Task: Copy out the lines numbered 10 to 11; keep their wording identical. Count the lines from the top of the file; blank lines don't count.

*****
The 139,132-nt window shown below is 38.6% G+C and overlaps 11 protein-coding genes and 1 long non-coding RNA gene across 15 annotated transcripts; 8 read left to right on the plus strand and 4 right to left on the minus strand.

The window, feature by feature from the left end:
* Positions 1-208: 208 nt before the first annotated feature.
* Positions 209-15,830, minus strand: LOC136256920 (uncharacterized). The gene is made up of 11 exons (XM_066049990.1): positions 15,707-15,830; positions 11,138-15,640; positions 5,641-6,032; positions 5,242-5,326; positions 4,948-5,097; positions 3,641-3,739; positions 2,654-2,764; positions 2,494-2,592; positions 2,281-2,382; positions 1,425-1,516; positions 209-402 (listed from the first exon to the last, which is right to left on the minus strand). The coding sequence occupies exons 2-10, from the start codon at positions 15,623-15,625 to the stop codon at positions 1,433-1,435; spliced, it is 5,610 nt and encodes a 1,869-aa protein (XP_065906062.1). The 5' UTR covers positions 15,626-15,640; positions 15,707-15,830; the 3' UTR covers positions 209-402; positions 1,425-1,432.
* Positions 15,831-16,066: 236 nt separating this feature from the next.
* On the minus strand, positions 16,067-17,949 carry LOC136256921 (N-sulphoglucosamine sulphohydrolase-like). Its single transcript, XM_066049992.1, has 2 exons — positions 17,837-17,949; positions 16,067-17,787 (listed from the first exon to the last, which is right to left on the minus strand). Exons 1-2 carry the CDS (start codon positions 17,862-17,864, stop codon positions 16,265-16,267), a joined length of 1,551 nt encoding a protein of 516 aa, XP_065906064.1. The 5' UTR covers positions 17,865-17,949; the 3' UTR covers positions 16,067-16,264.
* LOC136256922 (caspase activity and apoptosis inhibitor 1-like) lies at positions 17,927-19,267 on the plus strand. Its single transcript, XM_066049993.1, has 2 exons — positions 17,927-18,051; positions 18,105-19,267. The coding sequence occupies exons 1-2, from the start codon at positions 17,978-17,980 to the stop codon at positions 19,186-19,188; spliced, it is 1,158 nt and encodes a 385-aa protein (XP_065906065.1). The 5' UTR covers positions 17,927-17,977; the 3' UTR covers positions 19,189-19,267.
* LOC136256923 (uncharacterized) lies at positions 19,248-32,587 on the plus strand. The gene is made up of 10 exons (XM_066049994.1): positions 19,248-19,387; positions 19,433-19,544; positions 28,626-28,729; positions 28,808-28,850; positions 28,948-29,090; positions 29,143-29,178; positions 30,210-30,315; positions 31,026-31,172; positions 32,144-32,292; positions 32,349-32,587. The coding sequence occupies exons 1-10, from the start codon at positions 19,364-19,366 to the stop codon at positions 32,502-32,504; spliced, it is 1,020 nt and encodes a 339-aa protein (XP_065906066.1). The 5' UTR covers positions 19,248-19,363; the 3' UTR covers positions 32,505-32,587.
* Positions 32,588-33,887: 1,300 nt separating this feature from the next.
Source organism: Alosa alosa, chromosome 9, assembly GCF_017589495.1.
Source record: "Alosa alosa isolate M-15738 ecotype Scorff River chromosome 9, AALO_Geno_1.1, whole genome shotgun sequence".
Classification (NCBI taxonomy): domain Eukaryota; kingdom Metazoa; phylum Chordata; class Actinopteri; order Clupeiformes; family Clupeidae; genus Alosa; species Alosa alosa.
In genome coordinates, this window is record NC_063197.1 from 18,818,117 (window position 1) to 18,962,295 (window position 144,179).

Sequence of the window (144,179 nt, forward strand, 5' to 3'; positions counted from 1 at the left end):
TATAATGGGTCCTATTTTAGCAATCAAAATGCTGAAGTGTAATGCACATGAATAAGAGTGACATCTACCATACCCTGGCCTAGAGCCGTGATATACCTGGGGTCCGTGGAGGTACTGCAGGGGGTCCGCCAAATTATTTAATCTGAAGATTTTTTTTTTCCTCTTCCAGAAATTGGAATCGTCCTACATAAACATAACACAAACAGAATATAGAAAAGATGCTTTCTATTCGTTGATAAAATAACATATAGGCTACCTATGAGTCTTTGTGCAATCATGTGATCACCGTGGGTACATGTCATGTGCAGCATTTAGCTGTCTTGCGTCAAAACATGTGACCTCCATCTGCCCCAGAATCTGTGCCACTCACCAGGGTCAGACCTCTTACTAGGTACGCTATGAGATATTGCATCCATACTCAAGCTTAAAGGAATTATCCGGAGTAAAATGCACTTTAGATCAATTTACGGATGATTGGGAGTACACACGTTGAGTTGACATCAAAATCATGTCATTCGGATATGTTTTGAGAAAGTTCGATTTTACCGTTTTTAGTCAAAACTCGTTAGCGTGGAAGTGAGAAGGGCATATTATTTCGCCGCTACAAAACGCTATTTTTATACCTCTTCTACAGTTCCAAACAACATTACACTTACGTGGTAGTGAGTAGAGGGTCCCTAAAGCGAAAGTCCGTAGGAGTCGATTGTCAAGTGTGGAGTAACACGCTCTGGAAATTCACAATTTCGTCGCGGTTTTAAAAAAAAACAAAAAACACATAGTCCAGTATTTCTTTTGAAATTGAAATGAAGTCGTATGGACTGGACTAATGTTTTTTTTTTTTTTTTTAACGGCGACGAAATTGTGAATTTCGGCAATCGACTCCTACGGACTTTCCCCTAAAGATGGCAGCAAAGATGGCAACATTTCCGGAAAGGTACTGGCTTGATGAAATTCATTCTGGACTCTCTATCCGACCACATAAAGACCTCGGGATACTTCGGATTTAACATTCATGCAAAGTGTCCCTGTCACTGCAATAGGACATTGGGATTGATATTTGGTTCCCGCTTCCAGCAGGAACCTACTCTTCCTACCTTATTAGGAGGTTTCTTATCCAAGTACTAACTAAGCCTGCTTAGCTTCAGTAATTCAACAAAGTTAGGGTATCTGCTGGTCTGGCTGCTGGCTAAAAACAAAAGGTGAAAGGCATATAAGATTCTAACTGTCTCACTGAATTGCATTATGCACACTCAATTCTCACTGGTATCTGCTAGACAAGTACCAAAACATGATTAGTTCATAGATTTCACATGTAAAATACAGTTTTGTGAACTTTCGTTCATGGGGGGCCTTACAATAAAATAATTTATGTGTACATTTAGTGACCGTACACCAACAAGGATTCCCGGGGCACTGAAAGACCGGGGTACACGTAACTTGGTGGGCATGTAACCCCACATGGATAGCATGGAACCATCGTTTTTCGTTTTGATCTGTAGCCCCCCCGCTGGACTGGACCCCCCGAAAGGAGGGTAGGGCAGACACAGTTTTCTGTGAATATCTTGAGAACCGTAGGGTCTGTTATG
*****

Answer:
Source organism: Alosa alosa, chromosome 9, assembly GCF_017589495.1.
Source record: "Alosa alosa isolate M-15738 ecotype Scorff River chromosome 9, AALO_Geno_1.1, whole genome shotgun sequence".